The Short of It
When one mom includes a thoughtful note inside an invitation to her son's birthday party, she unknowingly touches another mother in the deepest way.
Tricia Klein is used to declining invitations to birthday parties her 7-year-old son Timothy receives. At age 2, he was diagnosed with non-verbal autism, and doesn't do well in overstimulating situations.
"While it allowed us to access services, the diagnosis was pure devastation," the Canadian mom told ABC News. "I went through a long period of grieving. ... This was not the son I expected to have or the life I expected us to live. Of course, you love your children no matter what; I'm not saying that has ever, or will ever, change regardless of what comes our way. At the time I felt robbed, robbed of the toddler years, the milestones of typical childhood and future years to come."
Klein says Timothy has grown into a happy boy. But, "he struggles with social interaction, but longs to be a part of groups and activities and have friends like every other kid his age."
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"When he gets anxious, he focuses on doors—repeatedly opens and closes them ... for hours, if you would let him. It's tough because he really does crave social interaction and being included. He also has many food aversions and difficulty with sensory input. I would hate for Timothy to have these difficulties and take the spotlight from the birthday child," Klein said.
She further elaborates on her blog, The Book of Timothy:
"We parents of the 'specials' know only too well the hurts our kids feel when they are left out of the social gatherings relative to childhood. Organized sports, play dates, sleep overs and yes- the dreaded birthday parties. I can say whole-heartedly that my son has not attended a single one. We have received countless invitations in the few years Timothy has attended school; of kids who mercilessly invite the entire class - and for that I'm grateful (don't get me wrong). Really cool sounding parties too. I wonder if the parents know what would happen if I brought Timothy? The interruptions...the meltdowns...how I would hate to take the spotlight from the birthday child. So we politely decline. Every. Single. One...Until this one arrived."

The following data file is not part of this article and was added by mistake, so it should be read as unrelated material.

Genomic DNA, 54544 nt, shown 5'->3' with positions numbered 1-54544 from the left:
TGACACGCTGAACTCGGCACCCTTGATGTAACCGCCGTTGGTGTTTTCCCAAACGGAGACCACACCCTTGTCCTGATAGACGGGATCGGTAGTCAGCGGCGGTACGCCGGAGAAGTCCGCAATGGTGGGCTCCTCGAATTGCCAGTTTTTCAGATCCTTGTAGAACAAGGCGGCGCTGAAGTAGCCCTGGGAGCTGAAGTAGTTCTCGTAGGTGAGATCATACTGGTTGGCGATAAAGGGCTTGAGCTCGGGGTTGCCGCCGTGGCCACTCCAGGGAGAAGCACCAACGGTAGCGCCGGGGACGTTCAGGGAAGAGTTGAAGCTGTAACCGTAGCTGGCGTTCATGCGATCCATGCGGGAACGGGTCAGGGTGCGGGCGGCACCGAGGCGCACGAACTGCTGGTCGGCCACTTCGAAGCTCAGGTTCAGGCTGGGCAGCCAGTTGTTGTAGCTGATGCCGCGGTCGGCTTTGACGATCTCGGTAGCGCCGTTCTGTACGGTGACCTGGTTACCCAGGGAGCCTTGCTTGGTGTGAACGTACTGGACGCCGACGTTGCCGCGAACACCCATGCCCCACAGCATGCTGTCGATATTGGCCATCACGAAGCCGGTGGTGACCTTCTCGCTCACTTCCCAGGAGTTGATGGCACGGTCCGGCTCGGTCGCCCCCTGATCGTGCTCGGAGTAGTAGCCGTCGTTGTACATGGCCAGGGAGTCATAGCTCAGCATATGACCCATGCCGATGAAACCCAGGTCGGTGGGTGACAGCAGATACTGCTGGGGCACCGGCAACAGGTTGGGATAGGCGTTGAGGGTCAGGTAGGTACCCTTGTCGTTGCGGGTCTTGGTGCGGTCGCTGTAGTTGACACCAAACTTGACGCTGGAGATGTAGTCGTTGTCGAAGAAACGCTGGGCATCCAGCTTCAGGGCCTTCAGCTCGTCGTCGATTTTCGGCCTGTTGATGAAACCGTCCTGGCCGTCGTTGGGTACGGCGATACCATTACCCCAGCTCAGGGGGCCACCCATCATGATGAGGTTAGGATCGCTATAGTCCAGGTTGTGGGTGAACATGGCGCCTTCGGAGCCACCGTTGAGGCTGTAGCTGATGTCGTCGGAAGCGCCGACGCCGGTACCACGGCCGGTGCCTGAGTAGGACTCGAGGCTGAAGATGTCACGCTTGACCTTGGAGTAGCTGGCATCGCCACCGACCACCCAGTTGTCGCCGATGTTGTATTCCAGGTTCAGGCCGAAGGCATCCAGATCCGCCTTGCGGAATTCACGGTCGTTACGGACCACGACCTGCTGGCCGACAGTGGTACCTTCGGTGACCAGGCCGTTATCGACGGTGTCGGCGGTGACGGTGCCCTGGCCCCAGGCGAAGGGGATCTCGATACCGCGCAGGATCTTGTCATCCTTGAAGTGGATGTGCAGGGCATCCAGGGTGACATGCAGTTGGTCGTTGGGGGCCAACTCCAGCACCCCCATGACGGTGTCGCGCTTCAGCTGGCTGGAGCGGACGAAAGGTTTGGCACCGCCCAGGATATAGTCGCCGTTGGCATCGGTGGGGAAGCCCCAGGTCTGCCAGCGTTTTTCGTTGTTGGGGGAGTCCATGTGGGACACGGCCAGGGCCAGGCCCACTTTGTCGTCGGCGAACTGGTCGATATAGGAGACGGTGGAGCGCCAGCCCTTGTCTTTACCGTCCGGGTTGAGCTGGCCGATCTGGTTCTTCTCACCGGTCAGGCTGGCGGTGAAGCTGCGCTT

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The handwritten note inside an invitation to Timothy's classmate Carter's birthday party read:
"Carter sat beside Timothy at school and he always talks about him. I really hope he can come. We are renting a bounce castle that we can attach a small bounce slide at the bottom. We will also have water balloons and water guns. Maybe Timothy can come earlier in the day if it would too much with the whole class. Let me know so we can make it work."
The words that meant the most to Klein were "we can make it work." She admits, "It was an ugly cry for me that day. Yes, I was shocked that someone would take not only the time to write the note, but to be considerate enough to include him with all of his difficulties. It was a wonderful moment."
Meanwhile, Carter's mom, Ainsley Peikos, says she didn't think much of writing the note.
"Carter had always talked about him, so I didn't think twice when he wanted him at the party. The only question was, 'How could we make it work so that Timothy could come and have a great time just like anyone else?' He came early. He went right into the bounce castle with Carter and they had a great time," she says.
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Now that Klein's blog about the note has gotten so much attention, she says she hopes it will spread this message: "I want only one thing for our kids—for all kids really, and that is inclusion. All they want is to feel included and accepted for who and what they are—that different is okay ... it's just different."
Thank you to Tricia for sharing this story and to Ainsley for your kindness. You have truly made me think about the issue of inclusion, and I will remember this experience in the future when I plan parties for my kids.